“What is the meaning of this, Rudy!?” Mama cries. Her eyes widen at the sight of the Nazi, and she grasps the side of the counter. For a brief second, Papa looks furious. Then he smiles at the soldier.
“Rose!” he hisses at her. Mama seems to remember her place and lets go of the counter.
“Would you like some tea?” she asks. The Nazi pushes through the doorway, his huge frame almost not fitting.
“Where is your bathroom?” he growls. I almost laugh. He just wants to pee!
“Around the corner-” Mama starts.Then, he continues.
“I need to speak to… Günther Neumann. Very important.” That’s Papa’s name. The Nazi lumbers off to the bathroom. Then Papa strikes.
“What did you do, you evil Saukerl?!” he yells. Papa grabs a knife from the table. He leaps at me, and I dart away. The knife is implanted in the table--that should have been my chest. It shudders in the wood.
“Nothing, I swear!” I cry. He glares at me and wrenches the knife from the table.
“Liar.” Papa springs at me, knife in hand. I dive away and trip on a broken floorboard. He towers over me, ready to attack. Papa pulls the weapon back, and I realize he doesn’t just intend to hurt me--he wants to kill. The knife flies towards my chest, and every instinct tells me to close my eyes. I refuse, I will go out fighting. I take what I think will be my last breath.
“Günther!” Mama shouts. She grabs his arm. He glares at her, and smacks her hand away. She draws back... and I know. He has hit her before. Suddenly, all my fear turns to anger. I leap up and ready my fists.
“Ha!” he laughs coldly. “What are you going to do, tap me?” In response, I pull back my arm. He’s still laughing. That just makes me angrier. His laughter seems to echo in my ears, and I remember all the times he’s hurt me and my family. My arm feels like a spring, ready to release. And I release.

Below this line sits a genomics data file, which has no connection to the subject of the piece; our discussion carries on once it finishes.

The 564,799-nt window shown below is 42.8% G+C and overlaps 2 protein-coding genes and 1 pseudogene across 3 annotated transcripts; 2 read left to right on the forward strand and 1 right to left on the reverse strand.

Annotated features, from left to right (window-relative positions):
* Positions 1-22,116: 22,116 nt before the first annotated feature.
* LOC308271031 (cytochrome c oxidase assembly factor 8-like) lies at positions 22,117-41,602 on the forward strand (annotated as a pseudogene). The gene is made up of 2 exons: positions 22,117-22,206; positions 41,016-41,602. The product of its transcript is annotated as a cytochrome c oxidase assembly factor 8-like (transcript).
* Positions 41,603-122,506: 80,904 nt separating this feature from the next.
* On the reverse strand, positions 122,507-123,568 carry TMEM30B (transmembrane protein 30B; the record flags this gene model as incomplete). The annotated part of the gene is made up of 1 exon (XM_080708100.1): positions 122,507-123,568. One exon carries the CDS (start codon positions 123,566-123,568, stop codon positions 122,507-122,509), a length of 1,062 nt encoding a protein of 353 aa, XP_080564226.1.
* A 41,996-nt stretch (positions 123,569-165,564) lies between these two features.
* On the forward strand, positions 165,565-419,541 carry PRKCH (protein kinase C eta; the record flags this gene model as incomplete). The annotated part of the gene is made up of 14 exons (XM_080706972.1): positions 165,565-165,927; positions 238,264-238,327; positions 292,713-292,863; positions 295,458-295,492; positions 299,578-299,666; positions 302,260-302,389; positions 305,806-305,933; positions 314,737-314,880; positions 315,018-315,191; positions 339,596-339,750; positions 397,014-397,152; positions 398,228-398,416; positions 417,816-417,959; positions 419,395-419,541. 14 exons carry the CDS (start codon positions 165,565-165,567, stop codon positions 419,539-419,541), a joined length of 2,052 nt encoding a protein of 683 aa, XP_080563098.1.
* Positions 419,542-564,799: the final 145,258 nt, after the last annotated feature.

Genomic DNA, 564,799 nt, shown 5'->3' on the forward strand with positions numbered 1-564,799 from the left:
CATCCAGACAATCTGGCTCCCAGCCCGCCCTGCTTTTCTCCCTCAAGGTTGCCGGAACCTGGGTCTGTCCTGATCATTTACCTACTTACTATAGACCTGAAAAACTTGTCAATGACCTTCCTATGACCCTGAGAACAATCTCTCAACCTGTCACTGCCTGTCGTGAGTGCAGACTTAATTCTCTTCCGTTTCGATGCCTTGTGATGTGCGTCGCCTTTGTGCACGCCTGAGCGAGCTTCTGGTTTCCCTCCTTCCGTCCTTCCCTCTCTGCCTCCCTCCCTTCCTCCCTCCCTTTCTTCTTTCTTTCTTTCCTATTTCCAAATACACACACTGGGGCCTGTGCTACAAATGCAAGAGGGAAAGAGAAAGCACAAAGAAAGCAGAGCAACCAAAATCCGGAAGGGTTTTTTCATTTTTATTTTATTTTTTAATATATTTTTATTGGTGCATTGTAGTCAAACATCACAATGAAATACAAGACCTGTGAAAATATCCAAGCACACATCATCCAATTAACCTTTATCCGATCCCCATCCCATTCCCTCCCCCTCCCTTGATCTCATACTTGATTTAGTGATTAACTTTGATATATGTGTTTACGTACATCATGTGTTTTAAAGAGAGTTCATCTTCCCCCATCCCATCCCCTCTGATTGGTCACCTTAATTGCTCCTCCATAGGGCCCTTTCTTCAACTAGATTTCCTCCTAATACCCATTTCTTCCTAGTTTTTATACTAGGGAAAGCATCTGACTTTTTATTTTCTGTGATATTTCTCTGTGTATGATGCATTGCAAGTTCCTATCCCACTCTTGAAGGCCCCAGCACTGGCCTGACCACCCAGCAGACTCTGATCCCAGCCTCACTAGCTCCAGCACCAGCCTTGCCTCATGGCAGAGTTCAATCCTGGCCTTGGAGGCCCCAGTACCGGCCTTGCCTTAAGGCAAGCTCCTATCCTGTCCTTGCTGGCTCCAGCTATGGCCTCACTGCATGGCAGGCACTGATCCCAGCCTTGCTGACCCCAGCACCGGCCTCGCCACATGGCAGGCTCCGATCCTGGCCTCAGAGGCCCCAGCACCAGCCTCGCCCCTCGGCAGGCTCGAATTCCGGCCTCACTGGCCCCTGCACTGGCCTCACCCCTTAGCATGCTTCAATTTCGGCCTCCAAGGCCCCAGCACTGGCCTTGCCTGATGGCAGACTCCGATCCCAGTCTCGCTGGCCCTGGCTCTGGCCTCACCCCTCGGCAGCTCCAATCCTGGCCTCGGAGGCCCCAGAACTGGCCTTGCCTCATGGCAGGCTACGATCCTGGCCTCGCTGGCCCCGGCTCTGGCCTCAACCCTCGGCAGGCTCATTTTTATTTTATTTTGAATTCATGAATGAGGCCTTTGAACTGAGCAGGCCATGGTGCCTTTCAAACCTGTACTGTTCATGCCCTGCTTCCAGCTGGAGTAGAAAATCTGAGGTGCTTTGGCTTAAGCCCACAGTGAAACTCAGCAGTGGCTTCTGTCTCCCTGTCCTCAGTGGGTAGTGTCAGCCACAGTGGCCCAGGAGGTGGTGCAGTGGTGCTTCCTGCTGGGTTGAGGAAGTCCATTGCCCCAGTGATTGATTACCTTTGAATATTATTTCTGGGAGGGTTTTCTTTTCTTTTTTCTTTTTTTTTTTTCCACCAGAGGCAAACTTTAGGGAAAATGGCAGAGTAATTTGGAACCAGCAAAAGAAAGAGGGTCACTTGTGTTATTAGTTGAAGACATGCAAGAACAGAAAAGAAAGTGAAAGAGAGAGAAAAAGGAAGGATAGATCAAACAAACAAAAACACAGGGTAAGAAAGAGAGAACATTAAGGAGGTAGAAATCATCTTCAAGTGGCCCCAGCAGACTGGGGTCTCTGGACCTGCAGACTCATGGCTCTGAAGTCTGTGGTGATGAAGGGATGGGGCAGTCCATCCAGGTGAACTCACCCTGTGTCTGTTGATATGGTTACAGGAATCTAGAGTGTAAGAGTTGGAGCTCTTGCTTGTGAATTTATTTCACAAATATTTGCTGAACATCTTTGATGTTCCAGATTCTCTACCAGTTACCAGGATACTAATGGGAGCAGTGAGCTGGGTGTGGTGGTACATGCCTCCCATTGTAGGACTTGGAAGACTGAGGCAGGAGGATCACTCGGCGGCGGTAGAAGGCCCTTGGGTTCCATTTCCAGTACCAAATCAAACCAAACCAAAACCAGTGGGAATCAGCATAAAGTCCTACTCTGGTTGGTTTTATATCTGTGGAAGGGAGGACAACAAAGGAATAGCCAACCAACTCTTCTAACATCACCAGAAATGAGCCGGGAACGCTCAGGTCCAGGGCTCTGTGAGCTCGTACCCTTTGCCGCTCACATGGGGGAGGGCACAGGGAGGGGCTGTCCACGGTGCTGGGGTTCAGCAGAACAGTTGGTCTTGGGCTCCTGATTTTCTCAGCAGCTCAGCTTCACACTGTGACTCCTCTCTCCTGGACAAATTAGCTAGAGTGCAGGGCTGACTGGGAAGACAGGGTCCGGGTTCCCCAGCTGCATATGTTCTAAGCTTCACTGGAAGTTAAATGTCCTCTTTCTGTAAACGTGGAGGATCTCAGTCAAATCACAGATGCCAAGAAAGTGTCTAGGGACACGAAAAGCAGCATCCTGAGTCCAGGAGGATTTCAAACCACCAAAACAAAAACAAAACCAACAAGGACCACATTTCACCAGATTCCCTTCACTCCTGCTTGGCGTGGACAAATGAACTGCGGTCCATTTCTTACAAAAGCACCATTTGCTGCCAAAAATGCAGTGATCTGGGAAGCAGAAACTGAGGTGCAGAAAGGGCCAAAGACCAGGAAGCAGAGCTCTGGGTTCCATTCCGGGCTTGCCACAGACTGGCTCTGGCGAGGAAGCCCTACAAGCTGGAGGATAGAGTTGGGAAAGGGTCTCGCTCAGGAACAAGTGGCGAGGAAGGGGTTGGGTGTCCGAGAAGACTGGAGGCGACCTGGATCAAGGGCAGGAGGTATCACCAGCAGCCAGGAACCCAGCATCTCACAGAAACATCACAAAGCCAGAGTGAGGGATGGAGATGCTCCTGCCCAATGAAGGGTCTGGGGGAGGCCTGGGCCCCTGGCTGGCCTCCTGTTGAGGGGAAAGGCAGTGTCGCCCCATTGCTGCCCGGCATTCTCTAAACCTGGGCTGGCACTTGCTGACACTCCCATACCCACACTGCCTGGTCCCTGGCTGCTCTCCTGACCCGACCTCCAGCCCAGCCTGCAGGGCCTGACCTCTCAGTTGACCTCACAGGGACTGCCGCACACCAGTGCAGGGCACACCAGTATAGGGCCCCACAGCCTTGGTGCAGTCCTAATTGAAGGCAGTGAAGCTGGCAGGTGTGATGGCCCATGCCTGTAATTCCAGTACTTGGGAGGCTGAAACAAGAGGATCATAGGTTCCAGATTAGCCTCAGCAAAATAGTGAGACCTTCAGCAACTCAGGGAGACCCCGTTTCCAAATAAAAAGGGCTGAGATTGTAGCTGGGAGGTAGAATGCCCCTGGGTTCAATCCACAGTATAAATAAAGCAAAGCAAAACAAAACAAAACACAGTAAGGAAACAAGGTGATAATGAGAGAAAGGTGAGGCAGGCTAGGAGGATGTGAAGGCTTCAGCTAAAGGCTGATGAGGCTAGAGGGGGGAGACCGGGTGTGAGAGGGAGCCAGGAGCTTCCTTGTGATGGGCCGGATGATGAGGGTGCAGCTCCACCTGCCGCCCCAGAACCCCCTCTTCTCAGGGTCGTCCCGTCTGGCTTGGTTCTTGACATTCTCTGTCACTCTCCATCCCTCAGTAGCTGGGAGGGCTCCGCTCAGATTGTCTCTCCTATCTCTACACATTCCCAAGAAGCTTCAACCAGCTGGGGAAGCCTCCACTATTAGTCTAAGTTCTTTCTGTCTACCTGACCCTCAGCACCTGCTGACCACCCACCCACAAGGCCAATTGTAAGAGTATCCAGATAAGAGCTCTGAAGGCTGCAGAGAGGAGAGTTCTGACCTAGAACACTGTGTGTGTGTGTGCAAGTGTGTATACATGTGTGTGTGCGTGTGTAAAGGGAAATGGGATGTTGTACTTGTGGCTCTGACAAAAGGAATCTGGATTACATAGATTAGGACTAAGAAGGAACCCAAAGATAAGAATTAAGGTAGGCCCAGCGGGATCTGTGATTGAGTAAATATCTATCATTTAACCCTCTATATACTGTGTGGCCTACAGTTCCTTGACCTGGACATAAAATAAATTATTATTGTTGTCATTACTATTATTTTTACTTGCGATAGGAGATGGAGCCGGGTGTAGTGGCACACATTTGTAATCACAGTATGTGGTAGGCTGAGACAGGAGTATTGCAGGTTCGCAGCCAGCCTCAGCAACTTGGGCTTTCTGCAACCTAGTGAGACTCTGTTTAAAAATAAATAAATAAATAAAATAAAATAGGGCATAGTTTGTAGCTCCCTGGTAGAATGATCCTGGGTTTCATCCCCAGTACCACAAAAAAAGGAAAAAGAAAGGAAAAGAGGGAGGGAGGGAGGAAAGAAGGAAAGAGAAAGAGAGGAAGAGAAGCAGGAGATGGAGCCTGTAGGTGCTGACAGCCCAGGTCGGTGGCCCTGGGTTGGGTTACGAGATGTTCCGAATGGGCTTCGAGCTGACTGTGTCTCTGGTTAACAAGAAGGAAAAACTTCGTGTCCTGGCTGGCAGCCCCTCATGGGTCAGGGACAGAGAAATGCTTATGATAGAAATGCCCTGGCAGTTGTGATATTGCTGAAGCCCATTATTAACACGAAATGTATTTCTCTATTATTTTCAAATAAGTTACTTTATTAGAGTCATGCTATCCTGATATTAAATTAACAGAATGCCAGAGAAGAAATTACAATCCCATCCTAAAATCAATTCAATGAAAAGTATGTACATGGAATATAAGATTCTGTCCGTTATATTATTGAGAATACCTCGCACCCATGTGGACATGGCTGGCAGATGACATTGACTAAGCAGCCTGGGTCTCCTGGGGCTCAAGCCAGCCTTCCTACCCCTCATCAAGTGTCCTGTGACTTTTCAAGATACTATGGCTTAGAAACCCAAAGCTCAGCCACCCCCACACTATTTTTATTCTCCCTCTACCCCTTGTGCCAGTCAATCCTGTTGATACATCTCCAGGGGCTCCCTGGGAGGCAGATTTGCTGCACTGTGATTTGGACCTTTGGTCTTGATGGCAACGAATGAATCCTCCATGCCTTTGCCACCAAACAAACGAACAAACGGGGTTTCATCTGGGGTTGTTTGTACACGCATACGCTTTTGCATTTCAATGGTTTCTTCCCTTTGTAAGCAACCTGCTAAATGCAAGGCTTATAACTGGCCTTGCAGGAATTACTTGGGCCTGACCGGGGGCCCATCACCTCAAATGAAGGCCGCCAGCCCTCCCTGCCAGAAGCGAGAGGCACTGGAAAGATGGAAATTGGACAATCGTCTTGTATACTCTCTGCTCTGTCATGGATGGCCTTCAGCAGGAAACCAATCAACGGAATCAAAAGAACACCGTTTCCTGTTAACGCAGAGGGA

It’s been years, but I remember exactly what his face looked like when my punch hit him, but it’s hard to tell what the expression was. Sadness, maybe? No. Surprise. Yes, surprise. But not just that. Surprise, and anger, and one more thing. This was the hardest to recognize. Underneath all that meanness, all that rage… regret.
I hit him, and his face twists. His mouth opens to say something, but, in a second, I’ve knocked him down. He tries to escape, but I hold him on the floor. I slam my fists into his mouth. Blood flows underneath my punches. A red haze obscures my vision. I smash his nose, and the bone splinters. He moans, but refuses to stop fighting.
“Let go of me--I’m your father!” he manages. All at once, I stop.
“You’ll never be my father.” I ready my fists again. Blood spurts from his face.